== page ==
Remember when downloading MP3s was the future of commercial music? How digital file transfers would bring instant accessibility without the need for a trip to the shops, or a four-day wait for the postman? And how the reduced packaging and transportation costs would mean cheaper music? Only one of those expectations really came true in the end. It’s true that downloading offers a more immediate experience than catching the bus to HMV used to do for the previous generation, but cheaper? A cursory look through the album offerings on Amazon, for example, reveals it is often cheaper to have them snail-mail the CD to the customer in a diesel van than download the album there and then. That doesn’t sound much like progress by any measure. The future, it seems, lies elsewhere. Somewhere even faster, and even cheaper.
Increased broadband performance in the nation’s homes means digital makes sense, but rather than download, we’re increasingly turning to streaming sites for our music. Why faff about with downloading, storing, syncing across devices and so on while we can just plug into a huge database of music on someone else’s servers for a monthly fee? No muss no fuss. The major player in this market — and until now really the only player, in Europe at least — has been Spotify, and with a reported 10 million users forking just under ten quid a month for the privilege (plus another 30 million using the ad-sponsored free service, just waiting to be converted to fully-paying members) there seems to be no stopping this modern-day music colossus.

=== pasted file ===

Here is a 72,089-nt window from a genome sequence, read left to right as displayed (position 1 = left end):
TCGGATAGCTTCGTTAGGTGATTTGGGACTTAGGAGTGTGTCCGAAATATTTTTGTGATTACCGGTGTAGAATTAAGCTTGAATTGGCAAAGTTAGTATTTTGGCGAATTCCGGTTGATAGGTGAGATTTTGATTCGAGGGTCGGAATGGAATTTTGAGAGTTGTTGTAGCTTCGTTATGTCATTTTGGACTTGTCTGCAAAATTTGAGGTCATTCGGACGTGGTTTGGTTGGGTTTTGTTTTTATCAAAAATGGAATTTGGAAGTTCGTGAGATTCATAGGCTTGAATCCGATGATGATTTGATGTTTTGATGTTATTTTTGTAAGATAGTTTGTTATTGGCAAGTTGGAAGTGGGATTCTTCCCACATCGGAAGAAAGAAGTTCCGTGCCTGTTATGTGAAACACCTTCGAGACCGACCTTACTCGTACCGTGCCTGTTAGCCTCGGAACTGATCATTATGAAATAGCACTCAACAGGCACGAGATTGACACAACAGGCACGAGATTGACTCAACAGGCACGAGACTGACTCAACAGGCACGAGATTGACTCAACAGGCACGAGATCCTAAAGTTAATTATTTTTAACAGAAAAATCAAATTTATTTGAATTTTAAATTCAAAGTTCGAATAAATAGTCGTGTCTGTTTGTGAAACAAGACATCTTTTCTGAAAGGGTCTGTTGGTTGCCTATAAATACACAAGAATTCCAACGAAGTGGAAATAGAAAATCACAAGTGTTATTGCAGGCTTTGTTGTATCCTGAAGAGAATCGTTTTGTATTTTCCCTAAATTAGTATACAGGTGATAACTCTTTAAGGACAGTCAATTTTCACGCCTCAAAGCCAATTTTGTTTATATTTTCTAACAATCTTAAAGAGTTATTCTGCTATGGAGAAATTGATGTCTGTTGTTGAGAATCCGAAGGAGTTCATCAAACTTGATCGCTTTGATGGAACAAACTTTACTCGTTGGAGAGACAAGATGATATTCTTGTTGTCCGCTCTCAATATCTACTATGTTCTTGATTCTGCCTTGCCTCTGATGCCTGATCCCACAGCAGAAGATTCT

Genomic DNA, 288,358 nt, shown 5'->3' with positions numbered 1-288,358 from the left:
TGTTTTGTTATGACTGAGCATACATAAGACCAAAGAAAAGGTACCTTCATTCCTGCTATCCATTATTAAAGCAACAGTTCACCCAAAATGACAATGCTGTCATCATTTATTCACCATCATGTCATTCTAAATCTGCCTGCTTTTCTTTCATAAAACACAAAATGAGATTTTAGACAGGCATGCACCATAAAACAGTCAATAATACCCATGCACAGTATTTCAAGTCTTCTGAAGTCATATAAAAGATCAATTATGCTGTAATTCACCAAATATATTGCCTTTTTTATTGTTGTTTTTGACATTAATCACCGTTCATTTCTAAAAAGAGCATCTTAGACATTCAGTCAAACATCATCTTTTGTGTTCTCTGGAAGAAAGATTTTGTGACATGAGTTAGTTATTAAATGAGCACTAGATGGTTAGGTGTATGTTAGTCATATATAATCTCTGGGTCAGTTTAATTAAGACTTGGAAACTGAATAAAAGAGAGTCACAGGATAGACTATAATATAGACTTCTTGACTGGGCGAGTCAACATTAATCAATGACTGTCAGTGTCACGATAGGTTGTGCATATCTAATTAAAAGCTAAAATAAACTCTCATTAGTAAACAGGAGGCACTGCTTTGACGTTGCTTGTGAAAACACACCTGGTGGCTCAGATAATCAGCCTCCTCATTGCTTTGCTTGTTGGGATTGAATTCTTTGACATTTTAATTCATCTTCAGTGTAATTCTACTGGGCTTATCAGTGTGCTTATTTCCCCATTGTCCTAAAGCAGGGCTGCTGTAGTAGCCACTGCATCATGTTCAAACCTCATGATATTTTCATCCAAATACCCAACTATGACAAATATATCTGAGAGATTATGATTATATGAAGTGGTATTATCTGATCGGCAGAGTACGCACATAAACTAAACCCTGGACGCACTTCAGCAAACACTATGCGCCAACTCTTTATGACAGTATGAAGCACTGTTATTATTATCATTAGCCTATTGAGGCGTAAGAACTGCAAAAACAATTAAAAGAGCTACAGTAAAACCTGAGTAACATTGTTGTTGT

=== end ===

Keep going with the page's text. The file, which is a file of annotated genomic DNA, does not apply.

Just one problem: Spotify isn’t actually making any money. In fact, it’s lost $200 million since it was founded in 2008. The problem is that the artists who hand their music over to Spotify for hosting receive 70% of the company’s revenue — and industry analysts are questioning whether Spotify, or any streaming music service, has yet hit upon a profitable business model. Many see an ignominious failure as the only outcome for Spotify, but the company itself is bullish about the future, and, spurred on by the impending arrival of serious competition from Apple’s own streaming service, the Spotify brand is branching out into offline ventures to try to tap new revenue streams and maintain its enviable profile as the go-to destination for music on the move.
This shift in strategy has prompted a major re-brand, moving the Spotify image away from a tech-centric, internet-based one to that of a company offering a real world, in-person connection. Events such as Spotify House at this week’s SXSW festival typify this new direction, and also serves as a debut for the company’s new branding. No longer just rooms full of servers in Bumfuck, Nowhere, Spotify is now looking to place itself at the heart of the action. At the Texas shindig, Spotify has human servers delivering food and drink along with live music. Cold, nebulous clouds of binary data are out, emotion is in, and it has fallen to the experts at New York agency Collins to steer the Spotify brand into this new people-centric territory.